Budget: Billions in investment to reduce carbon emissions

Minister Kate Forbes revealed a raft of measures 'to accelerate the transition to a net-zero economy'.

Budget: Billions in investment to reduce carbon emissions STV

A raft of new measures and billions of pounds of environmentally friendly investments have been revealed in the draft Scottish Budget.

Unveiling the government’s spending plans, public finance minister Kate Forbes said a planned transition to net-zero emissions – targeted for 2045 – was a “national endeavour” with “changes needed across the whole of society”.

She announced £1.8bn in new capital investment for “specific projects to reduce emissions” as well as hundreds of millions of pounds of fresh funding for public transport, home insulation, agriculture and forestry.

Forbes was forced to step in at short notice to deliver the 2020-21 budget – the first woman ever to do so – after finance secretary Derek Mackay quit the government and was suspended from the SNP over messages he sent to a 16-year-old boy.

The junior minister did not address Mackay’s absence as she began her first budget speech, promising “significant investment in our response to the global climate emergency, to strengthen our economy and improve our public services”.

As well as the £1.8bn in capital investment to reduce emissions – up £500m – Forbes unveiled £286m of fresh funding for rail and bus services, increasing their total budget to £1.55bn this year.

She announced £83m would be invested in the “future transport fund” as well as pledging £5.5m investment in active travel – like cycling and walking – increasing its budget to £85m.

Forbes further revealed £120m would be spent on a “heat transition deal” for decarbonising homes and buildings through more energy-efficient insulation, and announced £220mn of seed funding for the new Scottish National Investment Bank which aims to drive the transition to net-zero.

There will also be an initial £40m investment to transform farming in Scotland to reduce the sector’s carbon footprint, £64m more for forestry to help achieve the target of planting 15,000 hectares’ worth of trees a year, and £20m extra investment this year in peatland restoration – rising to £250m over the next decade.

In addition, Forbes told MSPs the government planned to “ring-fence” £2bn of infrastructure spending for the next parliamentary term – starting after next year’s Holyrood election – to deliver on the government’s climate change plan

The NHS will also see a spending boost this year, with a £15bn package including £9.4bn for health and social care and £117m in mental health investment.

Forbes said the roughly £34bn Scottish budget would also mean a real-terms increase in the funding pot for local government, as well as an extra £120m for closing the attainment gap in schools and a 60% increase in funding to reduce harm from alcohol and drugs.

There will be a further £645m invested in early learning and childcare and a £3bn boost in Holyrood’s social security expenditure as it rolls out a raft of new benefits, including a new Scottish child payment which Forbes said could lift 30,000 children out of poverty.

The public finance minister said: “At a time when Westminster is far from representing Scotland’s interests, it’s time for Holyrood to demonstrate clearly and with purpose that we are willing and able to act in the national interest.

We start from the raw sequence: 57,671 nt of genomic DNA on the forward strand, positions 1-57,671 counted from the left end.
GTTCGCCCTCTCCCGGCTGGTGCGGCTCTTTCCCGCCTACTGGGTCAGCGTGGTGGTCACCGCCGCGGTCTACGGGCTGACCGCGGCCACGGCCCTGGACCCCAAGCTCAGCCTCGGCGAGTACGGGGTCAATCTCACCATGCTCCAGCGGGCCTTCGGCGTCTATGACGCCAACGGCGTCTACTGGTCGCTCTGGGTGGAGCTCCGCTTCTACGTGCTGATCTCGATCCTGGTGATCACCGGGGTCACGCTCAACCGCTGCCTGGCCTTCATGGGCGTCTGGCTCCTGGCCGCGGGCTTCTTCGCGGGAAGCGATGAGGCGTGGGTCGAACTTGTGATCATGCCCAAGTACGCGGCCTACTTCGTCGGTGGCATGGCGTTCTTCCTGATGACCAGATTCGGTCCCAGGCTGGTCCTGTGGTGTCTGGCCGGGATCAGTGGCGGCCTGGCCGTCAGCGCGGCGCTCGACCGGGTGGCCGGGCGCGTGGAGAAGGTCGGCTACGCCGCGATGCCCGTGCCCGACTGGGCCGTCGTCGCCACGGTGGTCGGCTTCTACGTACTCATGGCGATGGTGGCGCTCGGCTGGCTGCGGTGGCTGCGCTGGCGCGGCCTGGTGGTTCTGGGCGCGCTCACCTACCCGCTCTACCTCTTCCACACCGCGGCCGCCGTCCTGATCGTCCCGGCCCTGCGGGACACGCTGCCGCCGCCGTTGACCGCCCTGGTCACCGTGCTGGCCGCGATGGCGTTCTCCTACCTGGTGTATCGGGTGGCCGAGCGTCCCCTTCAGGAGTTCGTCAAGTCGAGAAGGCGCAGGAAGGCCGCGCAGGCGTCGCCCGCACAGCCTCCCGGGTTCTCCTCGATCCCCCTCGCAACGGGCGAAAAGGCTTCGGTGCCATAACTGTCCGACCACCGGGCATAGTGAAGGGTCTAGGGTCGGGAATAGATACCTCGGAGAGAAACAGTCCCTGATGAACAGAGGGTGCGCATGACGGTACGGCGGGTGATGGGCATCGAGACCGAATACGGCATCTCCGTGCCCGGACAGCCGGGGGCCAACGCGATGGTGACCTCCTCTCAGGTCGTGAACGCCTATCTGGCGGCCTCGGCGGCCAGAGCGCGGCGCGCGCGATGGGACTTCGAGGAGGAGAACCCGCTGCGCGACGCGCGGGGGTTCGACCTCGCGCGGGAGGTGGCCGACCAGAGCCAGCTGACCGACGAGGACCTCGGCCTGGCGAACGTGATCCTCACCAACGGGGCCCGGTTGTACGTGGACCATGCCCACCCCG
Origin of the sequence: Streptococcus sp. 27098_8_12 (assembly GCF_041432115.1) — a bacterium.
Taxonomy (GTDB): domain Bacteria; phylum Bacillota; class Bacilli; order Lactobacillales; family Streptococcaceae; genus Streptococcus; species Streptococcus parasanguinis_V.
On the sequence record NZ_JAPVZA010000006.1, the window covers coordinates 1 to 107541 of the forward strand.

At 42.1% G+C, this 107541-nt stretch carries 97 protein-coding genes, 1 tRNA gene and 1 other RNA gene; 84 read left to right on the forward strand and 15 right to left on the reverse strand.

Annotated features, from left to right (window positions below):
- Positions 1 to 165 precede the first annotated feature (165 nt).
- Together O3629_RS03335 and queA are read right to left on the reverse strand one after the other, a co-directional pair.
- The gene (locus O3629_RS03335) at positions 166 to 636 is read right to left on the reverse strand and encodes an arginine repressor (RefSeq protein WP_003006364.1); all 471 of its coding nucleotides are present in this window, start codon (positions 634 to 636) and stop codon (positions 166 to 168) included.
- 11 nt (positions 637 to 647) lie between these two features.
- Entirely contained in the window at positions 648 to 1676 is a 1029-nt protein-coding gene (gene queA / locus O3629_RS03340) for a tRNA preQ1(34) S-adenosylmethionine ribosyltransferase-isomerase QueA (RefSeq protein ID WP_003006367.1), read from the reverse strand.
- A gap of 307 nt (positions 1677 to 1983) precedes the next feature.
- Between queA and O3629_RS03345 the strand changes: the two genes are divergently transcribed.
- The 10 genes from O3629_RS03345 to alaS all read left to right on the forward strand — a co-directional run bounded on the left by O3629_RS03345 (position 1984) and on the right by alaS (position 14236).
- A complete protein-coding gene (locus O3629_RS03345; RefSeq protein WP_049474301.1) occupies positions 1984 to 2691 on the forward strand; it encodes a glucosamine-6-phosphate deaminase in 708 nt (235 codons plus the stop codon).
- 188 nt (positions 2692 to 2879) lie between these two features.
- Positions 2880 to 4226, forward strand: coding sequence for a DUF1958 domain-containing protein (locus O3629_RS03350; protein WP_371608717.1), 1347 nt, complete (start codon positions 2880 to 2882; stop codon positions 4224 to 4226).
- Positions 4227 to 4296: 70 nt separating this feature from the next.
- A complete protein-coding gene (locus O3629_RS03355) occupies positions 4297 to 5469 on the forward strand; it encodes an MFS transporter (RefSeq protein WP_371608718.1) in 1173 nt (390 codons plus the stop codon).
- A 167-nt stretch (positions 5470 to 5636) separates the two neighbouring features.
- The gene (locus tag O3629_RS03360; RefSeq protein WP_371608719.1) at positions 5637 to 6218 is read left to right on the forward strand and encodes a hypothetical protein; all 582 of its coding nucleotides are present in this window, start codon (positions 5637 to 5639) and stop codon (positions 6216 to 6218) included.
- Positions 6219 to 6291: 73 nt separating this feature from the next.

“In order to achieve that, the government will be willing to compromise but we want to be clear on the parameters of that compromise.

“This is a budget that fully allocates the resources at our disposal and addresses the priorities of the nation.

“It reflects our ambition for our country: our determination to eliminate child poverty, to accelerate the transition to a net-zero economy and to improve the collective wellbeing of our society through first-class public services and a social security system built with human dignity at its core.”

As a minority government, the SNP administration at Holyrood requires the support of other parties to pass its legislation, including the annual Budget.

The budget announcement was due to take place in December, but a delay to the UK Government’s spending pledges led to a postponement.

This was the result of last year’s general election, with UK Chancellor Sajid Javid’s first post-Brexit Budget now to be revealed on March 11.

But the Scottish Government has taken the unprecedented step of announcing the Scottish draft Budget in advance of the UK’s, to give parliament enough time to scrutinise it and councils enough time to set their own budgets and council tax rates before the legal deadline – also on March 11.

Forbes said the circumstances were not ideal, adding that the Scottish Budget could be altered depending on UK spending plans.

She stated that the Scottish economy continues to “face an uncertain future due to Brexit” and pressed the importance to the Budget of the UK striking a “sensible” trade agreement with the EU over the next 11 months.

Forbes added: “We may be forced to reconsider spending plans across all portfolios in order to mitigate, as much as possible, the unnecessary harm that would be caused if no agreement is reached.”

The minister continued: “In a parliament of minorities, good governance demands compromise and pragmatism on all sides.

“This is a budget that speaks to the priorities of the country.

“I’m sure every party can find a reason to agree with it, but those that wish to find partisan reasons to oppose it should understand the devastating consequences of doing so.”

She warned that if a Budget agreement can not be reached, under the terms of the Scotland Act, national expenditure will be capped at the levels of the previous year.

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